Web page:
Thursday, March 03, 2005

NanoBots are Needed


Nanobots Not Needed, declares the Center for Responsible Nanotechnology.

    The popular idea of so-called nanobots, powerful and at risk of running wild, is not part of modern plans for building things “atom-by-atom” by molecular manufacturing. Studies indicate that most people don't know the difference between molecular manufacturing, nanoscale technology, and nanobots. Confusion about terms, fueled by science fiction, has distorted the truth about advanced nanotechnology. Nanobots are not needed for manufacturing, but continued misunderstanding may hinder research into highly beneficial technologies and discussion of the real dangers. More here
OK, well, I'll try not to be offended. They're referring to nanobot as a concept and not NanoBot, the "leading source of nanotechnology information and commentary." (I just made up that little slogan. I might have a future in PR).

Let me raise a couple of points. Does CRN believe the general public is really concerned with these distinctions?

To whom is their clarification aimed? Journalists who write about nanotechnology? Or those in government and business who have narrowed nanotechnology's definition to fit neatly into their own commercial and research goals?

The word "nanobot" is often used as a term of derision by those who now set the agenda, but CRN needs to get a bit of perspective and stop hanging around those who only speak nanotech-ese. It's a habit journalists get into, also -- a kind of Stockholm Syndrome, where they speak the language of those they cover and come into contact with, forgetting that there's a much-larger audience out there waiting to be informed.

The Center for Responsible Nanotechnology should know -- perhaps better than most groups -- that what is tossed aside as silly in one political season can be embraced in another. So, I hope it's not the derision that CRN is reacting to. And if they have truth on their side, they'll eventually be brought in from the cold.

To me, fighting against a word like "nanobot" -- a word that has been adopted by the general public and infused into the culture -- is akin to Eric Drexler's failed attempt to rename his vision of nanotechnology "zettatechnology." They're spitting into the wind. Why would they want to take a simple word that has captured the public imagination and muck it up with distinctions that mean little to the public at large? Nanobot is a cool word (if I do say so myself), and it should be embraced when speaking to the general public. It's only in our own closed circle that it takes on political or derisive meanings.

CRN should make those distinctions when they're at a nanotech conference, speaking to a bunch of other folks in our little world. But when it comes to making a connection with the people who really count -- those who will ultimately accept or reject a technology or technological direction -- I'm sticking with NanoBot.

NanoBot Backgrounder
NanoBots control the horizontal and vertical
Antediluvian NanoBots
Nano's most fantastic image
Smalley plays with 'Rage'
NanoBot Soup
Stop worrying and learn to love nanobots

6 comments:

Jonathan Reid said...

How about the term Ultra-fineBot. Ultra-fine (i.e. Nano) particles have been around for quite some time and nobody seems to be worried about them

Howard Lovy said...

That could work, Jonathan. "Fine" also has two meanings and conjures up feelings that everything will be alright. The problem is, you can't really "decide" what the wider culture will adopt. Worth a shot, though. Have you brought this up with your colleagues at Luna?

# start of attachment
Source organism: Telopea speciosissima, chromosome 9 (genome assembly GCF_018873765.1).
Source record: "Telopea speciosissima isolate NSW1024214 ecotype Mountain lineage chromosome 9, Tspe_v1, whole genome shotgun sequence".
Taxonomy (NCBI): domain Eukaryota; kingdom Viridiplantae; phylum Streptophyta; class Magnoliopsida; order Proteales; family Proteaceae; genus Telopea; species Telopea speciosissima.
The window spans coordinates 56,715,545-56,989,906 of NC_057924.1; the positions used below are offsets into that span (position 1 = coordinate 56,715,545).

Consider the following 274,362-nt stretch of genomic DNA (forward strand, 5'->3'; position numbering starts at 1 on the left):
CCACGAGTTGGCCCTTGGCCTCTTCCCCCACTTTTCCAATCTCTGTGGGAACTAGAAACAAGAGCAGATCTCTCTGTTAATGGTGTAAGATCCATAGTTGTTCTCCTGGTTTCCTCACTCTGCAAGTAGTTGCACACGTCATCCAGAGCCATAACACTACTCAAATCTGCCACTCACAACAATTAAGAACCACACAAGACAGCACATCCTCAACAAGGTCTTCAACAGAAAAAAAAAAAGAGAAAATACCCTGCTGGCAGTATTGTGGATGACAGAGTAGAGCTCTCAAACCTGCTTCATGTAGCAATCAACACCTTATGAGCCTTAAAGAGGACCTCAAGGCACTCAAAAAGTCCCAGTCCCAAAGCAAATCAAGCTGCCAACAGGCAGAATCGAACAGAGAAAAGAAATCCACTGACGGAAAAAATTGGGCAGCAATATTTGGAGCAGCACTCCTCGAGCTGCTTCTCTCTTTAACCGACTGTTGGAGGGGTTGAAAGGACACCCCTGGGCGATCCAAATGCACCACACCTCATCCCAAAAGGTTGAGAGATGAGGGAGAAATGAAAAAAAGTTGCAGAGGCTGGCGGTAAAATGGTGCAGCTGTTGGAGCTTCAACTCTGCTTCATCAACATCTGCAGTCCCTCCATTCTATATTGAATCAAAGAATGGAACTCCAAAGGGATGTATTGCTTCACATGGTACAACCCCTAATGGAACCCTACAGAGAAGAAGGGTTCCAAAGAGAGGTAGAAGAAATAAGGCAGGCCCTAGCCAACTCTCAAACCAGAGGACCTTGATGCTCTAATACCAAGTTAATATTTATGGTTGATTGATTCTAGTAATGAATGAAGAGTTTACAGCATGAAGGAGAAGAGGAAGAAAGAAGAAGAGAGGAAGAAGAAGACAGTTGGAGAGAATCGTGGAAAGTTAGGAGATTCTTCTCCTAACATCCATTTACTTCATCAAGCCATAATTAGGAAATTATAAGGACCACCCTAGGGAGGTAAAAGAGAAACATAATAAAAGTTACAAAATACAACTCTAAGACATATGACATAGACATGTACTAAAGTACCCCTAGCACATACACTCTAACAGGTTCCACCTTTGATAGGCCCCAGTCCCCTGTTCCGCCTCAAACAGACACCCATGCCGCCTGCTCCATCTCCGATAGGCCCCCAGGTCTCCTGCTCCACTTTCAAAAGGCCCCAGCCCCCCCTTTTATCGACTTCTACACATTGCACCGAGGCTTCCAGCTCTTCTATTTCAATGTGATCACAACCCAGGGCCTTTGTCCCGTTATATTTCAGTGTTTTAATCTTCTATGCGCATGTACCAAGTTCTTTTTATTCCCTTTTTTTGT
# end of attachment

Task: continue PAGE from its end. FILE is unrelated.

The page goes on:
Howard

Chris Phoenix said...

We were in fact writing for journalists. Now that molecular manufacturing is starting to become respectable, it seems important that journalists not dig through their decade-old information and resurrect gray goo fears.

If someone wants to talk about "nanobots" cleaning blood vessels, I won't complain. But if they talk about "nanobots" building stuff, they're only one step away from raising fears of those nanobots turning into gray goo.

Chris

Jonathan Reid said...

The comment comes from a conversation I had with a coworker. Magnox Pulaski, Inc. has a plant in Pulaski Co. that has been making ultra-fine (i.e. nano) iron particles for quite some time now and was a tad upset when it was announced that Luna was giong to be the first nanomaterials maunfacturer in the Commonwealth of Virginia. It's all in what you call it and when.

Jonathan Reid said...

Unfortunately, Chris, most journalists will bring up the whole gray goo thing anyway because it gives the story a nice hook.

Howard Lovy said...

Let me repeat here what I wrote on Nanodot, and then I'll shut up and read what everybody else has to say.

Take control of the word and redefine it to fit the meaning you'd like to give it. "Nanobot" is a perfectly vague word and can take on different meanings, depending on whose brain it passes through. I've argued before that the Feynman/Drexler vision of nanotechnology is the one that has has the upper hand in the wider culture. It's the business community that has the tough job of redefining nanotech as cosmetics, pants and tennis rackets.

So, don't make your job harder. Take the word, the concept that the public already has regarding nanotechnology and then talk about the distinctions for anybody who's interested.

Step back. Get some perspective. The average reader will take a look at this CRN brief and either misinterpret it as meaning it no longer believes in molecular manufacturing or, perhaps even worse, they're just another "insider" nanotech group joining these squabbles over definitions.

Believe me. I'm a writer and believe in the precise meanings of words. I also believe that words have cultural connotations and definitions that one must also be aware of.

Howard